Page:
Between 1916 and 1963, Rockwell illustrated 323 covers of the magazine. He was hugely popular, easily one of the most recognizable figures in American art for nearly three-fourths of a century.
Even so, nearly a third of the readers voted Saying Grace, the quietly poignant image of a grandmother and her grandson praying over a meal in a diner by a railway station, as their favorite Rockwell cover.
Painted in 1951, Saying Grace embodies Rockwell’s classic style and stands among the best work of his celebrated career. Saying Grace appeared on the cover of The Post’s Thanksgiving issue November 24, 1951, quickly becoming one of the magazine’s most popular issues.
Despite a glossy sheen of nostalgia often applied to the decade, the 1950s were a turbulent time. Each issue, The Post explained the thinking behind its cover art. The post-war uneasiness was reflected in The Post’s explanation of Rockwell’s work:
“The world is not too happy a place these days. There are wars and threats of wars. Anxiety and frustration are abroad, and in many quarters we see the bankruptcy of morals. So, suddenly comes the day to give thanks for the goodness of life. And perhaps this can be done most understandingly by someone like this little old lady who, wherever she may be, bows her head to say grace, speaking not analytically from the mind but spontaneously from the heart.”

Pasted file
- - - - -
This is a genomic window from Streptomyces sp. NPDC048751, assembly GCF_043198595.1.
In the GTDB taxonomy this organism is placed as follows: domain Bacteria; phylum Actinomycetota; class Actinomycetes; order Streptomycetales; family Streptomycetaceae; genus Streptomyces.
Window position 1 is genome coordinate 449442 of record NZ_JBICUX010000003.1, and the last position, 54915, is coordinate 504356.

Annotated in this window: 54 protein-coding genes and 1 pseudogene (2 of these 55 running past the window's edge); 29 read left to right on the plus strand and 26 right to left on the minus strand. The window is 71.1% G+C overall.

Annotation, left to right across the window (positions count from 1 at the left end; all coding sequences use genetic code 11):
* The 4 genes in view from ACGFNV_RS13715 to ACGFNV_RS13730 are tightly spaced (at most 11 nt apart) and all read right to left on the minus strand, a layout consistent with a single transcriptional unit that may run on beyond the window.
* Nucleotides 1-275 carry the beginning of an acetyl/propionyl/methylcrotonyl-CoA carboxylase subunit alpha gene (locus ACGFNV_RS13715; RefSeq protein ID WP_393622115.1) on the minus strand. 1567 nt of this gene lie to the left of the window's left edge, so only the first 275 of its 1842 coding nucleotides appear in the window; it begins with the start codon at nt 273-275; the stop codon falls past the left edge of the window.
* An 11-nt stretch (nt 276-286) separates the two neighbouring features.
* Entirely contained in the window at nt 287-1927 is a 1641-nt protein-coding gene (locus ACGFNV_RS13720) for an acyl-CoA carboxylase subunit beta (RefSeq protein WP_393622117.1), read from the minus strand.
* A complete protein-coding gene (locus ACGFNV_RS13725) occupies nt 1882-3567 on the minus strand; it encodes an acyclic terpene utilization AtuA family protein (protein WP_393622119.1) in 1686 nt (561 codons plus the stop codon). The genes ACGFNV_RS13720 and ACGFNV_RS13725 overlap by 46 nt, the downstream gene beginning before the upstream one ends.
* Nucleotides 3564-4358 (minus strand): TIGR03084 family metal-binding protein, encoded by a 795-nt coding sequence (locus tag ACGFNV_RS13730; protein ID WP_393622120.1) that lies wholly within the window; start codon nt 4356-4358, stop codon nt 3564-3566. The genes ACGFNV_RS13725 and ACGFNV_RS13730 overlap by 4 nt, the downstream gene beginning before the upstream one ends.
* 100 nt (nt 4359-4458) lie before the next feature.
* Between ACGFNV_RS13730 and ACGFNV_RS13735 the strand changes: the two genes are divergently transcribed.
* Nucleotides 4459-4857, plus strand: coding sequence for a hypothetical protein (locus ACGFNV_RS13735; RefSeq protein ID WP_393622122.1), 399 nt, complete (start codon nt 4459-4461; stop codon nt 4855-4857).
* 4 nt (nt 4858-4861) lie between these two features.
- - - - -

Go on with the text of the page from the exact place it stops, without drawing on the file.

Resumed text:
A letter from a Post reader inspired Rockwell’s illustration. Mrs. Edward V. Earl of Upper Darby, Pennsylvania, wrote to Rockwell on November 27, 1950, about her experience witnessing a Mennonite family praying in an automat. According to the Norman Rockwell Museum, Mrs. Earl “observed a plain young woman with a little boy of about five. They walked by her with food-laden trays, laughing and happy to be in the restaurant. They took off their coats, hung them up and returned to their table at which two men were already seated, ‘shoving in their lunch.’ The young woman and boy folded their hands, bowed their heads and, for two minutes, said Grace.”
A small moment of appreciation for the goodness of life, captured as both art and as a reminder, remains as powerful today as it was some seventy years ago.
To discover more about Norman Rockwell, check out "Celebrating Norman Rockwell's Four Freedoms."